1. NH Attorney General’s Prosecutorial Obsession with Project Veritas
Project Veritas conducted an undercover investigation in New Hampshire on Jan. 10, 2012, the day of the presidential primary. Veritas reporters present asked various election officials if they had specific names on the voter registration rolls.
Invariably, the election officials offered the Veritas reporter the ballot for that person, but the reporter made an excuse about not having an ID and left the polling place. The person whose name was inquired about was deceased, and New Hampshire’s governor had previously vetoed a bill requiring voter IDs.
The day after Project Veritas released the video of the undercover investigation of “zombie voting” in New Hampshire, probation officer Pat Hattersley and his supervisor confronted James O’Keefe at his parents’ home in New Jersey on the chance he had violated his probation. He had not.
In May of 2012, O’Keefe was tipped off an investigator with the New Hampshire Attorney General’s office planned to serve him with a criminal grand jury subpoena if he gave a scheduled speech in the state. O’Keefe instead used Skype to deliver his speech.
New Hampshire Associate Attorney General Richard Head got involved after calls for prosecution of the undercover investigation. Head’s source of information was then challenged and he backed off the case. About a year later, O’Keefe confronted Head and asked him to sign his book Breakthrough. In June 2012, the New Hampshire legislature overrode the governor’s veto of the proposed voter ID
In 2016, Project Veritas again investigated voter fraud in the New Hampshire presidential primary election. Project Veritas investigators found easy ways to circumvent the New Hampshire voter ID law. In one example, staffers for Bernie Sanders' presidential campaign were registering to vote using the campaign’s address.
In 2019, a Veritas undercover journalist discovered a New Hampshire resident who had voted twice in the 2018 General Election, once in New Hampshire, and once in Florida. Project Veritas released the investigation and delivered the information to the statehouse to inform the offices of the Governor and Secretary of State. After which, O’Keefe received a call asking if he would show the video to the Attorney General's representative. He complied.
O’Keefe and Project Veritas executive producer Joe Halderman met with criminal investigators Dick Tracy and Robert Freitas and showed them the video of a New Hampshire resident admitting to having voted twice in the 2018 General Election. Afterward, Tracy and Freitas handed O’Keefe and Halderman criminal subpoenas to appear before a Hillsborough County Grand Jury conducting an investigation into Project Veritas operations.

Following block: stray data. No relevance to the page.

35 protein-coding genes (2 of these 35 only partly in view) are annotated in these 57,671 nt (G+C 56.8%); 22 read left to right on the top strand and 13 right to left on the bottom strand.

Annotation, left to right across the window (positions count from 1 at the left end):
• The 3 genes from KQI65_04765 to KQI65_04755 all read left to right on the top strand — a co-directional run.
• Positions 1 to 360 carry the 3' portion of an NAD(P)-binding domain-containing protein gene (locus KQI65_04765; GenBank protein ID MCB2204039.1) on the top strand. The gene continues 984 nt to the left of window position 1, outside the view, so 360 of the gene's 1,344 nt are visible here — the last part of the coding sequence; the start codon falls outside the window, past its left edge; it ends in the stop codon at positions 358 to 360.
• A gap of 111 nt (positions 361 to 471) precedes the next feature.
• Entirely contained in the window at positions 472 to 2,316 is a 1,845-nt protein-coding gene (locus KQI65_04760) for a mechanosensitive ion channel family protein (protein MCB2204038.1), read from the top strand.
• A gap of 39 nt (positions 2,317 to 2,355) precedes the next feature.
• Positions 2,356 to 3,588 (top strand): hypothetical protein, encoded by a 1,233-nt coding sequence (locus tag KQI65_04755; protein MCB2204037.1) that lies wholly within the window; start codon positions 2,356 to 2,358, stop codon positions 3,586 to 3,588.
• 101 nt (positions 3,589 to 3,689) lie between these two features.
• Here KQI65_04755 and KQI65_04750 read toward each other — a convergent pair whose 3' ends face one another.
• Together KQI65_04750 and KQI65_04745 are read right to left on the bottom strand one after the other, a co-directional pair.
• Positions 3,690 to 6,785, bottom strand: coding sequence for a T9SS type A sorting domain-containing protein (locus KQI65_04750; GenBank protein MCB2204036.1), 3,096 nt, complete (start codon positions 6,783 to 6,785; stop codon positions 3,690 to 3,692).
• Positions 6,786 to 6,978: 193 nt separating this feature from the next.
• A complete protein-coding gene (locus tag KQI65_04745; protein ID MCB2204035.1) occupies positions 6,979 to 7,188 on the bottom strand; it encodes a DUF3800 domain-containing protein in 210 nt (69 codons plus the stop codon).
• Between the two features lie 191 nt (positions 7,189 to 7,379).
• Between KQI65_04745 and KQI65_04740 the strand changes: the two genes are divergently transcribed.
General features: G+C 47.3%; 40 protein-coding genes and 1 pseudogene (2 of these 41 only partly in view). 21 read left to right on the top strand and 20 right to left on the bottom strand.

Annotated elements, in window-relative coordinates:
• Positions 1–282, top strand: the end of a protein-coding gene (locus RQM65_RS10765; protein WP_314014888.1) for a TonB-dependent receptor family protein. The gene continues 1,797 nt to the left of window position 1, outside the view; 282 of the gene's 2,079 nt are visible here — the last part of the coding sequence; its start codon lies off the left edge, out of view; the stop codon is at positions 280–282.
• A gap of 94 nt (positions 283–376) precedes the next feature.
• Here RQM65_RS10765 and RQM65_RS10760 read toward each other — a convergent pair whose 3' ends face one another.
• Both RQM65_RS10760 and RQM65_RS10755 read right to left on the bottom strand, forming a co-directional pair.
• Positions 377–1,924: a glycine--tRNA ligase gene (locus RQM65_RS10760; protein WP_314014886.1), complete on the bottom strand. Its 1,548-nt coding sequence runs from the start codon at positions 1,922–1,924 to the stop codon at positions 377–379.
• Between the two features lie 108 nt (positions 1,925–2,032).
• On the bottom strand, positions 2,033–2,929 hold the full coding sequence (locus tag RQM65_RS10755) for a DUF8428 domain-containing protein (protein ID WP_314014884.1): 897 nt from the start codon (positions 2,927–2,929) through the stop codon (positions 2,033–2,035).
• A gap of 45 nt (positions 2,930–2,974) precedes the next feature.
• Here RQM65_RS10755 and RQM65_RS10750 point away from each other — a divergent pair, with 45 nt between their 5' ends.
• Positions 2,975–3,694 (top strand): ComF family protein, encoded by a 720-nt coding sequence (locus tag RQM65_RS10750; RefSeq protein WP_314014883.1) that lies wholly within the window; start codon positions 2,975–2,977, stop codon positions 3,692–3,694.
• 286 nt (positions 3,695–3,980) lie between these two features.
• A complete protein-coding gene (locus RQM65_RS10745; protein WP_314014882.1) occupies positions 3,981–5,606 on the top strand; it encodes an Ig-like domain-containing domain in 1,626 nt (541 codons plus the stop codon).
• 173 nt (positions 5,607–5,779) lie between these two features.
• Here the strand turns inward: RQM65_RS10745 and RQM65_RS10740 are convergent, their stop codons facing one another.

Later it was revealed, the Attorney General’s office had an open investigation stemming from the 2016 Project Veritas investigation, and its undercover recordings. After an intense intervention by Project Veritas attorneys with the Attorney General, the criminal grand jury subpoenas were withdrawn, and the state’s Attorney General adopted Project Veritas’ interpretation of the New Hampshire recording laws.
2. New York Attorney General Inquiry
In late November 2017, Project Veritas received a threatening letter from the New York Attorney General, which indicated the office had reviewed all of charitable registration forms within the state, and demanded a reply within 15 days.
California and New Jersey have also launched similar investigations at approximately the same time, suggesting it does not appear to be original staff work, but rather, a response to an undisclosed outside and well-organized outsider.
3. California Attorney General
On Dec. 28, 2017, the California Attorney General sent a notice of a correspondence audit requesting documents. He gave Project Veritas 30 days to provide thousands of records dating back four years. The letter came on the heels of the New York letter and appeared as a a concerted effort to attack Project Veritas.
Project Veritas produced thousands of pages of documents, several letters and emails from attorneys costing thousands of dollars and many staff-hours. To date, there has been no reply.
4. New Jersey Attorney General
In October 2018, we received a letter from the office of the New Jersey Attorney General demanding a meeting Dec. 4, 2018, to discuss “concerns” that Project Veritas might have “engaged in conduct that violated the state’s consumer fraud act..” and other statutes.
After updating and correcting some incomplete entries on previous annual registration forms, Project Veritas agreed to pay $3,500 to resolve this matter under a consent order.
In discussions between the attorneys it was revealed this was based on a complaint that had been “laying around the office” when they took over from the previous administration. The previous administration had left a year prior to this inquiry.
5. Lauren Windsor vs Project Veritas Action at the Ohio Elections Commission
In October 2018, Lauren Windsor, a Democracy Partners activist, filed a complaint with the Ohio Elections Commission alleging Project Veritas Action had violated state law by embedding an undercover journalist in the campaign of Senate candidate Ted Strickland.
Project Veritas secured dismissal of the complaint because her complaint was filed after the statute of limitations, and she had no first-hand knowledge of the incident, as required by the law.